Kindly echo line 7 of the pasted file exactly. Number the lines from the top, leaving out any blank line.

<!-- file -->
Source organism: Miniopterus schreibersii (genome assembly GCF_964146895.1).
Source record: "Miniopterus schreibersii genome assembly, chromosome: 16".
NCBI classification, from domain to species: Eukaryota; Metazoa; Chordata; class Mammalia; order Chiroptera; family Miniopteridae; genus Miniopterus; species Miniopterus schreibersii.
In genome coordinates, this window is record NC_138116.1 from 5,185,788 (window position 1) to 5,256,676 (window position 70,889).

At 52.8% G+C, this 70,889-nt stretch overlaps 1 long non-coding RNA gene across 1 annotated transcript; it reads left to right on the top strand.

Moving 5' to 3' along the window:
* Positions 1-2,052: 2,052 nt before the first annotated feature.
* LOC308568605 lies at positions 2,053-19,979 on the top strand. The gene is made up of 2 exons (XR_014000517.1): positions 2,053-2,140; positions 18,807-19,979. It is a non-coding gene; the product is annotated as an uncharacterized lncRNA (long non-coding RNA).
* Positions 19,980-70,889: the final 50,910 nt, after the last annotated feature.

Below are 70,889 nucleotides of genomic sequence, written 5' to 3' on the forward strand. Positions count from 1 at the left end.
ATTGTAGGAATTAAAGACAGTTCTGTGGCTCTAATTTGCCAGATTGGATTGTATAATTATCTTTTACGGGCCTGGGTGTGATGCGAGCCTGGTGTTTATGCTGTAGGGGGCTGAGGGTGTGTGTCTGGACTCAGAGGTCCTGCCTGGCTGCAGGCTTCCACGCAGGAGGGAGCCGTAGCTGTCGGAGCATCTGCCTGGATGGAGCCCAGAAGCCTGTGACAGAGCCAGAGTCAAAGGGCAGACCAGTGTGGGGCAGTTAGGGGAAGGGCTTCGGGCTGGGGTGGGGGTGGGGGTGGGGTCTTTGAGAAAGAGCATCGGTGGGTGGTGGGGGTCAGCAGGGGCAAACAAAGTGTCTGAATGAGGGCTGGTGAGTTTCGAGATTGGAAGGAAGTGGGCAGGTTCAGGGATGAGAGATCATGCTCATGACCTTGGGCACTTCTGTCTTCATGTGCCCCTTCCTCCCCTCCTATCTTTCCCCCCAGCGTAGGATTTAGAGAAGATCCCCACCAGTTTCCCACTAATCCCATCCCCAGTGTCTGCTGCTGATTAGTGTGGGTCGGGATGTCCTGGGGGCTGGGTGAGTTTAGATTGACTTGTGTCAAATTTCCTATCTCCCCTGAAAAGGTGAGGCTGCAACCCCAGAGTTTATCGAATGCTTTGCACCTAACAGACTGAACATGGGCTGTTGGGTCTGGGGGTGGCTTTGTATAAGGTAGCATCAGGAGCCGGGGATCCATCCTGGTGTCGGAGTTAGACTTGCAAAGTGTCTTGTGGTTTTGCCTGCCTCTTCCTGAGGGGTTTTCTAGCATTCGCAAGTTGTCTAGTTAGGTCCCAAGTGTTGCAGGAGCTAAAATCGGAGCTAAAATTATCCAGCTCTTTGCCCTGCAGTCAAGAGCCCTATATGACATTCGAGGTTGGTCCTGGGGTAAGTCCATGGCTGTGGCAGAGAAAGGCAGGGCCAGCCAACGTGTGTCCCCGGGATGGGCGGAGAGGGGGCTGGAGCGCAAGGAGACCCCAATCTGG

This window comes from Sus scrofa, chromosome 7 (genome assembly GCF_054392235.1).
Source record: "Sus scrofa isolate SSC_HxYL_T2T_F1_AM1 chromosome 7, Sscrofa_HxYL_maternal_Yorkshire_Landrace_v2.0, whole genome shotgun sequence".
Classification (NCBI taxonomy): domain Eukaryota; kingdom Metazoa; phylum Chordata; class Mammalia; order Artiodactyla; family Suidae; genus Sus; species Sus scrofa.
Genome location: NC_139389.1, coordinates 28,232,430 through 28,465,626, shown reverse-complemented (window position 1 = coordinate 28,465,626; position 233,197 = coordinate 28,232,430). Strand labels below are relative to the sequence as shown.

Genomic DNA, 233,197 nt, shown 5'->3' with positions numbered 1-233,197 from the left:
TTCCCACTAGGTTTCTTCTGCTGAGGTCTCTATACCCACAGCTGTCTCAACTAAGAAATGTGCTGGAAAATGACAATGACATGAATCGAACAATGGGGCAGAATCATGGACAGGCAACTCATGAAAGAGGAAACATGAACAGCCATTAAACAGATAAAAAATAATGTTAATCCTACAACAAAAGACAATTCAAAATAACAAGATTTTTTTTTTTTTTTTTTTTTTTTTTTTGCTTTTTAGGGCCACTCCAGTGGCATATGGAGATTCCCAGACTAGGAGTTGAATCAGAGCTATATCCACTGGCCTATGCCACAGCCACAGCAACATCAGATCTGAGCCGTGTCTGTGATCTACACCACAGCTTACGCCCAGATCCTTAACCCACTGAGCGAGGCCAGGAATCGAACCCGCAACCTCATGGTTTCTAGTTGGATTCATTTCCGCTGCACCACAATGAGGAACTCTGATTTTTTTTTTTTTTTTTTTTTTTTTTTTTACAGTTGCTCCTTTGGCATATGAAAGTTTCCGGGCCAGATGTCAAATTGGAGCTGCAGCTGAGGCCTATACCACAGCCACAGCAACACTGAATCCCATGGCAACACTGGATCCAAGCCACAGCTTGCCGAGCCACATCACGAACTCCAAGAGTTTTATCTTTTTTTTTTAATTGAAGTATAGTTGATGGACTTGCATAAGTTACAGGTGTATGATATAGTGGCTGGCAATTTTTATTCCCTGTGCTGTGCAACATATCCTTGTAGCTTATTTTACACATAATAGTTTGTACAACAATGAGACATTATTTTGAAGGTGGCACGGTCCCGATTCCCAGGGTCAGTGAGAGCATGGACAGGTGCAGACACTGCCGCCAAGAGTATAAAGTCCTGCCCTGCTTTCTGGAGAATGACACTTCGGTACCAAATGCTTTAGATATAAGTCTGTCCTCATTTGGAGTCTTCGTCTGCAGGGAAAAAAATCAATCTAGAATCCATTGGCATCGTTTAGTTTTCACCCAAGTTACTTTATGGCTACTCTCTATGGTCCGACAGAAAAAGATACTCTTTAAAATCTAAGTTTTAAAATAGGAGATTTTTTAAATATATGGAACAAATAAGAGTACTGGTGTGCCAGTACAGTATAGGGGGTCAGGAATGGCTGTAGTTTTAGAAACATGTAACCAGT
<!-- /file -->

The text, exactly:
* Positions 1-2,052: 2,052 nt before the first annotated feature.